“No, she wasn’t angry,” he answers. “She’s doing great. She’s married and expecting a baby. She was glad to see me. She ask about my life and I told her about my mother, and my new job. And I told her about you. She was happy for me. Despite everything I did to her, she was happy for me.”

“O.K., Danny,” I say. “Now tell me what this has to do with me.”

“Obviously, whatever is happening between us is not at all insignificant,” he says. “And I just don’t want to make a mistake. I don’t want to disappoint you. I told you before I left for Atlanta that the way you see me – the way you think of me – is something that I don’t deserve. I look back at my track record, and I know that if I do something to hurt you that I’ll never forgive myself. I’d die if I hurt you, Michelle.”

“Danny, the only mistake you could make is not being honest with me,” I reply, lovingly stoking his face. “Don’t you see? Now that you’ve told me what happened in Atlanta, I understand what’s been going on with you. I understand why you seemed distant, and why you were abrupt with me at your office. I even understand why you felt like you needed to make that ‘grand gesture’ at the courthouse yesterday.”

“But Michelle, I’m a first class jerk,” he says. “I’m the kind of guy that mothers warn their daughters about. All I’ve ever been is a player.”

“Well, let me ask you this,” I reply. “Did you ever have an honest conversation with Audrey, the way you’re having with me?”

“No,” he answers.

“Why not?” I ask.

“I don’t know, really,” he replies. “I guess I just didn’t care enough about her to.”

“So what is making you do it now?” I ask. “Why are you being honest with me?”

He smiles and reaches out to touch my cheek. “Because I care about you. I care about you very much.”

“All right, then,” I continue. “Then don’t keep bringing up your past mistakes. It’s who you are now that matters, and it’s the man laying next to me in this bed that I care about.”

“Michelle, you’ve been in love before,” he says. “And I haven’t. I don’t know how to be anything but an ass with women.”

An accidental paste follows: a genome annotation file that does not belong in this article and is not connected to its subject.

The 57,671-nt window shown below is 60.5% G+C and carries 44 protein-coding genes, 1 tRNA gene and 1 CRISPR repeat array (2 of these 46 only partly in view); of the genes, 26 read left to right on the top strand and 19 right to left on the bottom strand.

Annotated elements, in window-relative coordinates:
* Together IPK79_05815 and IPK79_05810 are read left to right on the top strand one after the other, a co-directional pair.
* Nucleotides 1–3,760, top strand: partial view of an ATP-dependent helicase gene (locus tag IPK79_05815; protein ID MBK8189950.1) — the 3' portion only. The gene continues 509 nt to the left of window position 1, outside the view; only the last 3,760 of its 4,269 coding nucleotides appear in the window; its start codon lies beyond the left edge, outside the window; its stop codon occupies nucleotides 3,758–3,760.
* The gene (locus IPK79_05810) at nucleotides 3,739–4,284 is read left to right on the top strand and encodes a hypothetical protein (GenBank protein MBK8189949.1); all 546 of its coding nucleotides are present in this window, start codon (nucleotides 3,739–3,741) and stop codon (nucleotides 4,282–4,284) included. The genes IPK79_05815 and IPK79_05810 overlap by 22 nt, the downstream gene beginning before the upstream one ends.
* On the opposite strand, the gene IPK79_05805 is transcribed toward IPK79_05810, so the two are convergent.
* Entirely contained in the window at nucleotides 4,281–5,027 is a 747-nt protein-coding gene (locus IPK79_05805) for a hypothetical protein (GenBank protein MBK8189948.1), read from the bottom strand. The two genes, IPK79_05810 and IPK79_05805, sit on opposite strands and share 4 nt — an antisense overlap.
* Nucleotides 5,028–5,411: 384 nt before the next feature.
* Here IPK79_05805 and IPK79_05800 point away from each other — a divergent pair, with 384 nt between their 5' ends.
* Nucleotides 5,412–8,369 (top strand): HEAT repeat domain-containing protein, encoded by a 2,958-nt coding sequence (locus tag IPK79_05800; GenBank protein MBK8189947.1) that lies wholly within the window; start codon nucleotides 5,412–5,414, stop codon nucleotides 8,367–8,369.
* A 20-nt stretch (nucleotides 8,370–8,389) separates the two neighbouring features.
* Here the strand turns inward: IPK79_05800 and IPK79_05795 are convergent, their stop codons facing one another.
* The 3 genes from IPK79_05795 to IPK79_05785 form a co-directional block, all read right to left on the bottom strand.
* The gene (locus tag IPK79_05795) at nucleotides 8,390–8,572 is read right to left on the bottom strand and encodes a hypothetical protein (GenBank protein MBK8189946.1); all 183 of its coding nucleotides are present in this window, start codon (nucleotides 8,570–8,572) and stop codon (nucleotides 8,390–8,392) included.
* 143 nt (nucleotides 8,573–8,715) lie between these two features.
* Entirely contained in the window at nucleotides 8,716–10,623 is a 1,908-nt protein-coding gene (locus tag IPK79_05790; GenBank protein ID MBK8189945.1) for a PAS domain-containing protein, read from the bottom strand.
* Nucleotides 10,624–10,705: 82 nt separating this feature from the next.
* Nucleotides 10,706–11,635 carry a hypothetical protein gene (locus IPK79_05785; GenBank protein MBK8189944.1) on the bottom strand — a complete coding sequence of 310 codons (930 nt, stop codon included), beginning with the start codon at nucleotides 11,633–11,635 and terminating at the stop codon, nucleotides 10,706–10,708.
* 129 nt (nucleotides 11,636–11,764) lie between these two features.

I laugh slightly at him. “I told you, Jesse and I were kids. And what I felt for him was real, but it wasn’t love, at least not the kind that lasts forever. As for you being an ass, I’ve experienced a little of that first hand,” I say smiling. “But I’ve also experienced the real, genuine you, and I promise you, that you know how to be loving, gentle, compassionate, and tender to me.”

“I want to be all those things to you, Michelle,” he says, pulling me to him again. “I want to be all that and more.”

“Me too,” I answer, enjoying the feel of his chest against my face. “I want to be those things for you.”

We hold each other for a long moment, knowing that we’ve reached a new level. When I look up at him, it takes all my self-restraint not to get lost in his eyes. “I really need to go home,” I say.

“No way,” he says, holding me tight against him. “It’s only 5:30 a.m.”

“Exactly,” I say. “Which means that Rick’s still asleep. If I can get home before he wakes up, I won’t have to tell him why I was out all night.”

I realize that I sound like a teenager who’s broken her curfew, so I clarify myself. “Not that I think I owe him a play by play of my every moment. There are just some things that I don’t want to discuss with him.”

“O.K., Michelle,” he says. “I’ll take you to your car, so that you can go home. But there’s something else we need to discuss first.”

“What?” I question.

“You need to find a new gym,” he says with a smile.

As I lean in to kiss him again, I answer, “Whatever you say, Danny.”